TERRAPIN conservation in the wilderness along Sungai Kemaman is not for the faint-hearted due to the dangers associated with sleeping in campsites that are home to mosquitoes, snakes, wild boars and monkeys.
Other hazards include having fibre boats capsize while navigating strong river currents.
However, to a group of eco-warriors, these obstacles are but minor hindrances in their bid to protect Terengganu’s terrapins and their nesting sites at several sandy banks along four tributaries of Sungai Kemaman.
Calling themselves Terrapin Guardians, the group of 10 men have kept vigil over the four riverbanks every night since early this month to protect the nests and eggs from predators, such as monitor lizards, and poachers.
“The southern river terrapin (Batagur affinis) nesting season has just started, but we have been monitoring activities along several nesting sites since early this month.
“We face the same challenges every night, especially encountering wild animals, which we keep at bay with campfire.
“We will be guarding the sites for the next three months until after the terrapin nesting season is over,” said Dylan Wang, a member of the Turtle Conservation Society of Malaysia (TCSM).
Last year, the Terrapin Guar-dians successfully incubated more than 1,000 eggs compared with just 220 eggs in 2018.
“This is not the exact figure because we cannot count the landings as terrapins return to the rivers before we are able to catch them for measurements. However, we hope to incubate more eggs after this,” he told the New Sunday Times.
He said the nesting period could be as brief as three weeks or as long as three months. This year, the first batch of hatchlings are expected to emerge from the incubation site in early May.
“We translocate the eggs so we’re able to prevent the production of 100 per cent females. At the hatchery, we try to produce at least 30 to 40 per cent males. But this figure can only be confirmed through laparoscopy tests.”
Wang said all data would be shared publicly as a way to inform society at large, as well as to create awareness on the need to protect the terrapins, which are a Totally Protected species under the Wildlife Conservation Act 2010.
“We upload this information onto our website and on social media, while annual reports are sent to the Wildlife and National Parks Department. Sometimes, potential sponsors would like to see our previous projects and achievements.”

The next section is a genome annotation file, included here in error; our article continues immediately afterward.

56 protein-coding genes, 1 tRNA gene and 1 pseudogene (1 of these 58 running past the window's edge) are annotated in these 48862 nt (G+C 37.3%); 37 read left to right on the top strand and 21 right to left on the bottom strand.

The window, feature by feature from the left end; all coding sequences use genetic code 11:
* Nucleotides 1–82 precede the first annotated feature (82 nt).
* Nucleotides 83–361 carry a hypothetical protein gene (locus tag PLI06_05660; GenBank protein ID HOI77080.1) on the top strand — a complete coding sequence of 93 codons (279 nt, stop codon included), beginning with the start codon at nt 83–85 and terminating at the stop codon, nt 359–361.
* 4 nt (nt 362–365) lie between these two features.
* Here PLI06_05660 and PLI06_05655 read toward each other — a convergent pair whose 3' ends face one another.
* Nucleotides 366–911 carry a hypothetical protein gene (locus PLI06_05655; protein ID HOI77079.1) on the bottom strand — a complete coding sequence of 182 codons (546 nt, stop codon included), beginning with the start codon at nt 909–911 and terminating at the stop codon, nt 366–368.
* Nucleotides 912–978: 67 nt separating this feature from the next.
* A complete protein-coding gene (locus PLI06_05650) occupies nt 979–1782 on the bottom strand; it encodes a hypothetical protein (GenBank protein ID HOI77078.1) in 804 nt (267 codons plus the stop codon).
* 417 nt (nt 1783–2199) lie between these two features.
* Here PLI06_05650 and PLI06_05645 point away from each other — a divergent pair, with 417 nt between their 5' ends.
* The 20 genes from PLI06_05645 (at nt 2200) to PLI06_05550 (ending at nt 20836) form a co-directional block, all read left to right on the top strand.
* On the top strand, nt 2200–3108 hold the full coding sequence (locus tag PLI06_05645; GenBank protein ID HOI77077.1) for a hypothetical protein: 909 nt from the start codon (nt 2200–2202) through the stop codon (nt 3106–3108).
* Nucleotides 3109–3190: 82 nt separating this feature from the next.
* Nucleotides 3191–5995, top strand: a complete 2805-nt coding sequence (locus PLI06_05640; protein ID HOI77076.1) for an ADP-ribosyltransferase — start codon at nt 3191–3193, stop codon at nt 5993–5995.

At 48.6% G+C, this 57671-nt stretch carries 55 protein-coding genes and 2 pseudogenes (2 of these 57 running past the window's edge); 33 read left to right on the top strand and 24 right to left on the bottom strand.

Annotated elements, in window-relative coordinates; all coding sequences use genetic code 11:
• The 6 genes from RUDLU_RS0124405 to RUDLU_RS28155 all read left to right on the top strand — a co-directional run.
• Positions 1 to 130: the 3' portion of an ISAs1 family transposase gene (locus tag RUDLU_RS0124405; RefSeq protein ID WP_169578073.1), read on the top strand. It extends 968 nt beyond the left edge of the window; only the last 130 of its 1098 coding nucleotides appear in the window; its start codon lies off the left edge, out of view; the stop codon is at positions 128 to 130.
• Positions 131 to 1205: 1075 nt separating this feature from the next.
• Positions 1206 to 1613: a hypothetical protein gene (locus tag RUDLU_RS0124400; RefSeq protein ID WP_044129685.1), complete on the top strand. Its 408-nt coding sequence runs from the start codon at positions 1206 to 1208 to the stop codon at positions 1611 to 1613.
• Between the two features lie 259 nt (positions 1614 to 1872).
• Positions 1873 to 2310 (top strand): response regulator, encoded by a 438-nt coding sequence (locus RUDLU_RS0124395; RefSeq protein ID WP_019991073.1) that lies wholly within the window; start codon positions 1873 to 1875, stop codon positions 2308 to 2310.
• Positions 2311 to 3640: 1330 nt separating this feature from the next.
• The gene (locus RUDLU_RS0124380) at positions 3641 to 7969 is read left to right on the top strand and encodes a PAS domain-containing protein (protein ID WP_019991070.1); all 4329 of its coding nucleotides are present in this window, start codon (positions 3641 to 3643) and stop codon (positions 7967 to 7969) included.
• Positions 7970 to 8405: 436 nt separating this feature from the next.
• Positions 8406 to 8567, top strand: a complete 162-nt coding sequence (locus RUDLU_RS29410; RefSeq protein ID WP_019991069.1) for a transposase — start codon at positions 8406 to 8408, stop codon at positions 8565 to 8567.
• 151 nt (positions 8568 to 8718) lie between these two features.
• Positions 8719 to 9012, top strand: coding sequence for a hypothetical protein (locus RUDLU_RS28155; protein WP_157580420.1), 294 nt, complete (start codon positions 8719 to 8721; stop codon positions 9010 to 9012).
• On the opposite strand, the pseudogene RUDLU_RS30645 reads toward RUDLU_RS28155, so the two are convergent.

On TCSM’s terrapin adoption project, Wang said it could have been better.
“We need to push the project. If we don’t promote, adoptions won’t come in. Our adoptions are RM35 each, where RM5 goes towards buying an egg and RM30 goes towards buying a microchip. Each adoption comes with a personalised Certification of Adoption and a tax-deductible receipt.”
On whether TCSM’s budget for the conservation programme is sufficient to sustain it, he said the society managed to secure a grant from United Nations Development Programme Global Environmental Finance last year.
“For now, we’re doing okay because we are able to cover expenses and we have sufficient financial help to buy back eggs.
“But the public could also help by sending funds for us to buy vegetables and pellets for the hatchlings. Pellets cost approximately RM70 per bag, and depending on number of terrapins we are raising, could last for only two weeks.”
Wang said his team was touched by the presence of Prof Dr Maketab Mohamed, a retiree from Universiti Teknologi Malaysia, Skudai, Johor, who visited the incubation site to relocate terrapin eggs.
Maketab, a former two-term Malaysian Nature Society president from 2010 to 2014, has his heart set on the environment and matters that threaten the survival of animals, especially those listed under the International Union for Conservation of Nature Red List as “critically endangered”.